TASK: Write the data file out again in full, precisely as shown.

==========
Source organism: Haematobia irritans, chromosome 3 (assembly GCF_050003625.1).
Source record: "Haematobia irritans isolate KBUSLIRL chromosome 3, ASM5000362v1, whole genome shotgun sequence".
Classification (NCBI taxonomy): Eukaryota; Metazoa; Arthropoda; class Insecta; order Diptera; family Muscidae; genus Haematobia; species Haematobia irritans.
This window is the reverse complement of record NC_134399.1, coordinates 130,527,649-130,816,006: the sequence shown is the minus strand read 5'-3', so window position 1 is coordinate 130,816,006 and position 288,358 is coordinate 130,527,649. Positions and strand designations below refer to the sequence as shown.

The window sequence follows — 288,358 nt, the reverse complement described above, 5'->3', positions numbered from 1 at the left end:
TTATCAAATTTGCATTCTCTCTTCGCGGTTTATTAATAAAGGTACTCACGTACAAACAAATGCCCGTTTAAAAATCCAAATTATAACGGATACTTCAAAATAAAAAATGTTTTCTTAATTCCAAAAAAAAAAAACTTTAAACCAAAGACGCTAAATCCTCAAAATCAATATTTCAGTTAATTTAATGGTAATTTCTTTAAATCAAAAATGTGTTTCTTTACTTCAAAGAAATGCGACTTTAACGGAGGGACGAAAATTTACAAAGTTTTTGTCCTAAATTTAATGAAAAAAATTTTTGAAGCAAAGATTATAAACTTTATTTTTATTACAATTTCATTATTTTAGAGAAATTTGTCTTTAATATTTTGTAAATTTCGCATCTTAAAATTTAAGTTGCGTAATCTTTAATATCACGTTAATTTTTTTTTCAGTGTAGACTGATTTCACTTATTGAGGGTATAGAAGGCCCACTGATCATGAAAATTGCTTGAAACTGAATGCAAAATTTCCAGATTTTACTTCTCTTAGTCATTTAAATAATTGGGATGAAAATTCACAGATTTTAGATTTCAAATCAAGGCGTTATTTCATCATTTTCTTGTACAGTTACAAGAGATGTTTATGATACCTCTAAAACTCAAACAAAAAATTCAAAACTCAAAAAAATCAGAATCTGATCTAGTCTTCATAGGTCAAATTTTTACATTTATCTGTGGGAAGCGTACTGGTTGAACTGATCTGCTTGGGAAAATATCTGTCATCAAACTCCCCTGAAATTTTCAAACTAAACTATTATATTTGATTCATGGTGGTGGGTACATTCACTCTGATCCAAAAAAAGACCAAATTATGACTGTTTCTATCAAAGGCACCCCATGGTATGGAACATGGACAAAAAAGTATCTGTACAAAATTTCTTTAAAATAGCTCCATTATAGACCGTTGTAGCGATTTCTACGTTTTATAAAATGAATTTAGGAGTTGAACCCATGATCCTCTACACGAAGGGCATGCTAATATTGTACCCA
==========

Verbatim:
Source organism: Haematobia irritans, chromosome 3 (assembly GCF_050003625.1).
Source record: "Haematobia irritans isolate KBUSLIRL chromosome 3, ASM5000362v1, whole genome shotgun sequence".
Classification (NCBI taxonomy): Eukaryota; Metazoa; Arthropoda; class Insecta; order Diptera; family Muscidae; genus Haematobia; species Haematobia irritans.
This window is the reverse complement of record NC_134399.1, coordinates 130,527,649-130,816,006: the sequence shown is the minus strand read 5'-3', so window position 1 is coordinate 130,816,006 and position 288,358 is coordinate 130,527,649. Positions and strand designations below refer to the sequence as shown.

The window sequence follows — 288,358 nt, the reverse complement described above, 5'->3', positions numbered from 1 at the left end:
TTATCAAATTTGCATTCTCTCTTCGCGGTTTATTAATAAAGGTACTCACGTACAAACAAATGCCCGTTTAAAAATCCAAATTATAACGGATACTTCAAAATAAAAAATGTTTTCTTAATTCCAAAAAAAAAAAACTTTAAACCAAAGACGCTAAATCCTCAAAATCAATATTTCAGTTAATTTAATGGTAATTTCTTTAAATCAAAAATGTGTTTCTTTACTTCAAAGAAATGCGACTTTAACGGAGGGACGAAAATTTACAAAGTTTTTGTCCTAAATTTAATGAAAAAAATTTTTGAAGCAAAGATTATAAACTTTATTTTTATTACAATTTCATTATTTTAGAGAAATTTGTCTTTAATATTTTGTAAATTTCGCATCTTAAAATTTAAGTTGCGTAATCTTTAATATCACGTTAATTTTTTTTTCAGTGTAGACTGATTTCACTTATTGAGGGTATAGAAGGCCCACTGATCATGAAAATTGCTTGAAACTGAATGCAAAATTTCCAGATTTTACTTCTCTTAGTCATTTAAATAATTGGGATGAAAATTCACAGATTTTAGATTTCAAATCAAGGCGTTATTTCATCATTTTCTTGTACAGTTACAAGAGATGTTTATGATACCTCTAAAACTCAAACAAAAAATTCAAAACTCAAAAAAATCAGAATCTGATCTAGTCTTCATAGGTCAAATTTTTACATTTATCTGTGGGAAGCGTACTGGTTGAACTGATCTGCTTGGGAAAATATCTGTCATCAAACTCCCCTGAAATTTTCAAACTAAACTATTATATTTGATTCATGGTGGTGGGTACATTCACTCTGATCCAAAAAAAGACCAAATTATGACTGTTTCTATCAAAGGCACCCCATGGTATGGAACATGGACAAAAAAGTATCTGTACAAAATTTCTTTAAAATAGCTCCATTATAGACCGTTGTAGCGATTTCTACGTTTTATAAAATGAATTTAGGAGTTGAACCCATGATCCTCTACACGAAGGGCATGCTAATATTGTACCCA